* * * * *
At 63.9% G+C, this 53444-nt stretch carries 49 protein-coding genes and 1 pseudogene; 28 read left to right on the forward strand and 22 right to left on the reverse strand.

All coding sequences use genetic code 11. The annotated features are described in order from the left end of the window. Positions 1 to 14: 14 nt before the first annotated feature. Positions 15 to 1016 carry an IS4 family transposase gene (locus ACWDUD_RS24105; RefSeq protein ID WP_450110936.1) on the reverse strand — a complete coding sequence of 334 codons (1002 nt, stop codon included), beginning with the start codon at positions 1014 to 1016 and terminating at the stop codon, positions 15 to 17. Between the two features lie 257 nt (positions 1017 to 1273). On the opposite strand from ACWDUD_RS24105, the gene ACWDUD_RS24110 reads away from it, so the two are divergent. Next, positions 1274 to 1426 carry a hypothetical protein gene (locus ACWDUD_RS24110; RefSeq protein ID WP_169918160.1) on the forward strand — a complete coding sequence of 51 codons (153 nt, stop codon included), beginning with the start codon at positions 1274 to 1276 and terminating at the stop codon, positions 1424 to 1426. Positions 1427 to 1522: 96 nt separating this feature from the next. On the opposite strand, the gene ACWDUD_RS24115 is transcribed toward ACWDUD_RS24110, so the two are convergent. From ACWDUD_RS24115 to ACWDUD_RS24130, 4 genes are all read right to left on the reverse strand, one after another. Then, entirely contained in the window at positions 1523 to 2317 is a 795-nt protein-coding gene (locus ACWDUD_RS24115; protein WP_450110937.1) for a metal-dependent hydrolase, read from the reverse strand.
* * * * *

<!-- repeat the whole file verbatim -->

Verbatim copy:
At 63.9% G+C, this 53444-nt stretch carries 49 protein-coding genes and 1 pseudogene; 28 read left to right on the forward strand and 22 right to left on the reverse strand.

All coding sequences use genetic code 11. The annotated features are described in order from the left end of the window. Positions 1 to 14: 14 nt before the first annotated feature. Positions 15 to 1016 carry an IS4 family transposase gene (locus ACWDUD_RS24105; RefSeq protein ID WP_450110936.1) on the reverse strand — a complete coding sequence of 334 codons (1002 nt, stop codon included), beginning with the start codon at positions 1014 to 1016 and terminating at the stop codon, positions 15 to 17. Between the two features lie 257 nt (positions 1017 to 1273). On the opposite strand from ACWDUD_RS24105, the gene ACWDUD_RS24110 reads away from it, so the two are divergent. Next, positions 1274 to 1426 carry a hypothetical protein gene (locus ACWDUD_RS24110; RefSeq protein ID WP_169918160.1) on the forward strand — a complete coding sequence of 51 codons (153 nt, stop codon included), beginning with the start codon at positions 1274 to 1276 and terminating at the stop codon, positions 1424 to 1426. Positions 1427 to 1522: 96 nt separating this feature from the next. On the opposite strand, the gene ACWDUD_RS24115 is transcribed toward ACWDUD_RS24110, so the two are convergent. From ACWDUD_RS24115 to ACWDUD_RS24130, 4 genes are all read right to left on the reverse strand, one after another. Then, entirely contained in the window at positions 1523 to 2317 is a 795-nt protein-coding gene (locus ACWDUD_RS24115; protein WP_450110937.1) for a metal-dependent hydrolase, read from the reverse strand.